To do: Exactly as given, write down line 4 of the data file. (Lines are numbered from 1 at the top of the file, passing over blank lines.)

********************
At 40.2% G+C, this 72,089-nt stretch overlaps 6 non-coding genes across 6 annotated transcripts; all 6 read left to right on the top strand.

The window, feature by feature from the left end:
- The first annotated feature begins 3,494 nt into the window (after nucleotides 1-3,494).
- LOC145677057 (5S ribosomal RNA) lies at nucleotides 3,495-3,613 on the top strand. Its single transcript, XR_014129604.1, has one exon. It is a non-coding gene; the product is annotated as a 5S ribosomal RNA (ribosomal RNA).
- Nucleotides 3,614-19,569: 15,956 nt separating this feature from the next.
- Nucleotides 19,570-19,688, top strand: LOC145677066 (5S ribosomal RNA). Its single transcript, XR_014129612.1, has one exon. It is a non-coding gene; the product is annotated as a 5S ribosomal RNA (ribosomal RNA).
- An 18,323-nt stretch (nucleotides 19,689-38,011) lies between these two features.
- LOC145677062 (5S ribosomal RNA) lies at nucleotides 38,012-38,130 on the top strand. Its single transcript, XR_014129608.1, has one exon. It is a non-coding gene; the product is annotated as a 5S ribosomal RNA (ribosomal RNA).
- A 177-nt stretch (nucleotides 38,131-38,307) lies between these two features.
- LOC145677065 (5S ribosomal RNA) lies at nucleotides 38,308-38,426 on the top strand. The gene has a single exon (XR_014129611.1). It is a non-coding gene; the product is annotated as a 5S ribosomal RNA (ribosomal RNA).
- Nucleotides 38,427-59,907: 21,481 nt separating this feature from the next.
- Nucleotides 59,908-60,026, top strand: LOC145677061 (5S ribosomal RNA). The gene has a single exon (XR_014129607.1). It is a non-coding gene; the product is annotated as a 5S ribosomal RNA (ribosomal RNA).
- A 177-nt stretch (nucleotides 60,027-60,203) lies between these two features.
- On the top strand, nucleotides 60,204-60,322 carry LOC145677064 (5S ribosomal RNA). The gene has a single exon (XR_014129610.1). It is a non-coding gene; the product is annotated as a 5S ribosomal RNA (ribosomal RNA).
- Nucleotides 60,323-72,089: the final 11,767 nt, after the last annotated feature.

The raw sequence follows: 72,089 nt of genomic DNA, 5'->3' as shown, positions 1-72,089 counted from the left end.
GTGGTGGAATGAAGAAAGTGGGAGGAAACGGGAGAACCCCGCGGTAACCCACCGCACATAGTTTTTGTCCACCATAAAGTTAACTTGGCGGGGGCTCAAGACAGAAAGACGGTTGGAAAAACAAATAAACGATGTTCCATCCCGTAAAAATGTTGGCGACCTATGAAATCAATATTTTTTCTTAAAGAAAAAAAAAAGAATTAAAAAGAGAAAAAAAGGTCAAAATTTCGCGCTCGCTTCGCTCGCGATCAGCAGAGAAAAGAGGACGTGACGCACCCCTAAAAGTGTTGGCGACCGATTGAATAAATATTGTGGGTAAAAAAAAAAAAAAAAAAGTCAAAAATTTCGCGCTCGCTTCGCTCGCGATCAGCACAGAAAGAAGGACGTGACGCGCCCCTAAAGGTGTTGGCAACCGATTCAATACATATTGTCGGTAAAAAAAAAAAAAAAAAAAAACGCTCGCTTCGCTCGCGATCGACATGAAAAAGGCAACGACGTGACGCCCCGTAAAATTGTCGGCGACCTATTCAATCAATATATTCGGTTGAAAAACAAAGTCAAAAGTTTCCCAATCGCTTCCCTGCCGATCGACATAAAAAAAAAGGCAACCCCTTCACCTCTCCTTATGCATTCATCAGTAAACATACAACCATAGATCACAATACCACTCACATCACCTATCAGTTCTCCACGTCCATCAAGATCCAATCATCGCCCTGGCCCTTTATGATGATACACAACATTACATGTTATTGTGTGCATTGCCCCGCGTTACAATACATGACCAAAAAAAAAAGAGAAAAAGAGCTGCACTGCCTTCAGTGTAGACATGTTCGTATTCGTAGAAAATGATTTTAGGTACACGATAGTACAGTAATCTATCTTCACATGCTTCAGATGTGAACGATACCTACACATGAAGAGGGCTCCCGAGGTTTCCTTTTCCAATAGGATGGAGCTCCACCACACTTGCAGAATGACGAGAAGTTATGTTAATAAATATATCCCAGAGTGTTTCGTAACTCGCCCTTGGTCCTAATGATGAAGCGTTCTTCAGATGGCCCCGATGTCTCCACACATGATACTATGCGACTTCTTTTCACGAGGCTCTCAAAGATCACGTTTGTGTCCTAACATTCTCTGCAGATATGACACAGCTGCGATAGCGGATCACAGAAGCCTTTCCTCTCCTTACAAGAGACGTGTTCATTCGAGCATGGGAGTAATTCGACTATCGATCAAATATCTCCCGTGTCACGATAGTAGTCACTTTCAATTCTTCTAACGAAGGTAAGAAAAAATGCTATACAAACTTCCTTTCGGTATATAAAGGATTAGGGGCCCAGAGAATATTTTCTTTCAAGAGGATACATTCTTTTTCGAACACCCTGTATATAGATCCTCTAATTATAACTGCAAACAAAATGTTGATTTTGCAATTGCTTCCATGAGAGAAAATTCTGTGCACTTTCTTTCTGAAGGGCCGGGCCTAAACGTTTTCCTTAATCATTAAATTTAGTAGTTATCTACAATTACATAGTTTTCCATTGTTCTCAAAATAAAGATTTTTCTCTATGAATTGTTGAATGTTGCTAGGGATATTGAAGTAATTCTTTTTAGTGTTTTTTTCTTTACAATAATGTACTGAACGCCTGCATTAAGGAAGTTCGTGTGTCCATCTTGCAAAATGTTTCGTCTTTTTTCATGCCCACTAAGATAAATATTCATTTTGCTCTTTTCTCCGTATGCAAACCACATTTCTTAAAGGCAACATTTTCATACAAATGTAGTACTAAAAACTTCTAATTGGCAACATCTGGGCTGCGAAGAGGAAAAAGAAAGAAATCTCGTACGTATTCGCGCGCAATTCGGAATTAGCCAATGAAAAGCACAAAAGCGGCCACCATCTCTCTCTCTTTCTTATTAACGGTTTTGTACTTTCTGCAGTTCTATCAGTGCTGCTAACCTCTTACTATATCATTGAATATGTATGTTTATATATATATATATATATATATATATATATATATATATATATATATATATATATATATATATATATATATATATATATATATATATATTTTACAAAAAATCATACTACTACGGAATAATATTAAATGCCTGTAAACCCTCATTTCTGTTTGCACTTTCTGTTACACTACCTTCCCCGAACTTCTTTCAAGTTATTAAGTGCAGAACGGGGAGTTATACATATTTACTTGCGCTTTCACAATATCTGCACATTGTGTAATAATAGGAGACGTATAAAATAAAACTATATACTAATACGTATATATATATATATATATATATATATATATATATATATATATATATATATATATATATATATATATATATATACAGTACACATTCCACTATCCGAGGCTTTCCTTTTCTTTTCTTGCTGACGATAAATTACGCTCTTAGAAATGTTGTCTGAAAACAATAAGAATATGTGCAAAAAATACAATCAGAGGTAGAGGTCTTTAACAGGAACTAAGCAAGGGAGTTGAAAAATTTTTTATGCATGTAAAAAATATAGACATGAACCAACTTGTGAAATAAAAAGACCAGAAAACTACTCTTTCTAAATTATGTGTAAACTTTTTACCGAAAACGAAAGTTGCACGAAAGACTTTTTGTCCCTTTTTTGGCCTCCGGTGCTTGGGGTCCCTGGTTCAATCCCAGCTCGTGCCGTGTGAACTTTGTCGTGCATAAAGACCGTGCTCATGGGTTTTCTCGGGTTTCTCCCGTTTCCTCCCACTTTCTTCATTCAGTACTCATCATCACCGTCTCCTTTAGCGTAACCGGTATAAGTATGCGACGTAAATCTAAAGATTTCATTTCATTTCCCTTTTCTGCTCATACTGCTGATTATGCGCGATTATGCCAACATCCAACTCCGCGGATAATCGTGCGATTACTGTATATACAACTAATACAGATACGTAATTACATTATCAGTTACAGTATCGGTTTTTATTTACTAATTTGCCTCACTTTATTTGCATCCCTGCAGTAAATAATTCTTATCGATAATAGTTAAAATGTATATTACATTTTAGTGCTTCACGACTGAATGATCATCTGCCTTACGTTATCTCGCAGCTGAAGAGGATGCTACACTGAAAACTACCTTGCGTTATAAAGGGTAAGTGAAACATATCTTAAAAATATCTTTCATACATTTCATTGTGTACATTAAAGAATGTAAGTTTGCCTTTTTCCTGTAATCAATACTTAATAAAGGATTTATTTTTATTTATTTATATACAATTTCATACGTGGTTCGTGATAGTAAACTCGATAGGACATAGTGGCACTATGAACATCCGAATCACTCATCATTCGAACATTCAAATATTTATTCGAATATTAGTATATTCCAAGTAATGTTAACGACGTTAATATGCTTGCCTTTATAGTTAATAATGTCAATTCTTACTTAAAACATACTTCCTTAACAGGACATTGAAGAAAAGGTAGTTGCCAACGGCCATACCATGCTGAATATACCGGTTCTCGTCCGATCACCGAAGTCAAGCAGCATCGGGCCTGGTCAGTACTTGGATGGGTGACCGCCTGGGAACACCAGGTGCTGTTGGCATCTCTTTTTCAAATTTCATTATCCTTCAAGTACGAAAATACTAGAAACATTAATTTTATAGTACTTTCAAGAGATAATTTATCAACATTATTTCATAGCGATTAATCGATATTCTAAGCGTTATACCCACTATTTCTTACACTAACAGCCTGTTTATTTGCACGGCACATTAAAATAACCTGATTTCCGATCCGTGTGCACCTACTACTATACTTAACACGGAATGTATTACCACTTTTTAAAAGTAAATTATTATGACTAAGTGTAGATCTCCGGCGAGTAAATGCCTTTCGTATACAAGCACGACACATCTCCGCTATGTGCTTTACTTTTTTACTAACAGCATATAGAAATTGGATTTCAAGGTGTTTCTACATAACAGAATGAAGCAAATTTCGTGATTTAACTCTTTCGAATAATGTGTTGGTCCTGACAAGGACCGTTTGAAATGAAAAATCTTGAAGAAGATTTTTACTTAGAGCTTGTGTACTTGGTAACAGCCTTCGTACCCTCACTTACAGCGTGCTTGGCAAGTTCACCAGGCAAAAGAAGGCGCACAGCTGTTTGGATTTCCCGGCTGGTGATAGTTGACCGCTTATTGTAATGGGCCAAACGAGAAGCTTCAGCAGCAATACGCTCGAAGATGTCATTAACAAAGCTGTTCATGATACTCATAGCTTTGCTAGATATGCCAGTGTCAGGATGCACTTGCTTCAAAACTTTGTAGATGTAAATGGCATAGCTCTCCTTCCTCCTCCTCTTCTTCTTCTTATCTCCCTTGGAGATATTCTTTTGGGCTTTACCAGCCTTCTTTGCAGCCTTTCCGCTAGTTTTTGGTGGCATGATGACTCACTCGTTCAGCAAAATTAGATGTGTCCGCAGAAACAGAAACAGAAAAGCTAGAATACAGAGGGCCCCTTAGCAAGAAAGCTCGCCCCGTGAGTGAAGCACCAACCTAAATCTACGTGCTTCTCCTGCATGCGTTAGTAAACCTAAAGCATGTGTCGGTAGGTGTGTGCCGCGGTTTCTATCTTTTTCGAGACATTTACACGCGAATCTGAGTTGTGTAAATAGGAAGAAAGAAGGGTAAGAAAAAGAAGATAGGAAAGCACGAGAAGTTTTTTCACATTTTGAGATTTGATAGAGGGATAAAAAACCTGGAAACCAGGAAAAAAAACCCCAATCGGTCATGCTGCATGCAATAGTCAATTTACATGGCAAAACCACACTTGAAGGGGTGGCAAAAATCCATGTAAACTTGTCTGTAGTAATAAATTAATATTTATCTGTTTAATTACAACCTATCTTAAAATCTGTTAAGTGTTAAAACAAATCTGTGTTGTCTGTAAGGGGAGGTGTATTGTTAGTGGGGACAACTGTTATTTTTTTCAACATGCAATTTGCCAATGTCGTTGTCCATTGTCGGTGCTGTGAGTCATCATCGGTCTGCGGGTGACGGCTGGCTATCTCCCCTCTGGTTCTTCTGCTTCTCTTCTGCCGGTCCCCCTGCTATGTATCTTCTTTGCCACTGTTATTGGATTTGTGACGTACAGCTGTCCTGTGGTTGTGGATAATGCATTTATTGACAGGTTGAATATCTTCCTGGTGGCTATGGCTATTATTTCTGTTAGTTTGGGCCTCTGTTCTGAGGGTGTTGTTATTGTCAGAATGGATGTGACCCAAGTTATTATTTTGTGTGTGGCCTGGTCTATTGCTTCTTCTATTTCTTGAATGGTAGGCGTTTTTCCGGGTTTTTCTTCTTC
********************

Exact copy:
- LOC145677057 (5S ribosomal RNA) lies at nucleotides 3,495-3,613 on the top strand. Its single transcript, XR_014129604.1, has one exon. It is a non-coding gene; the product is annotated as a 5S ribosomal RNA (ribosomal RNA).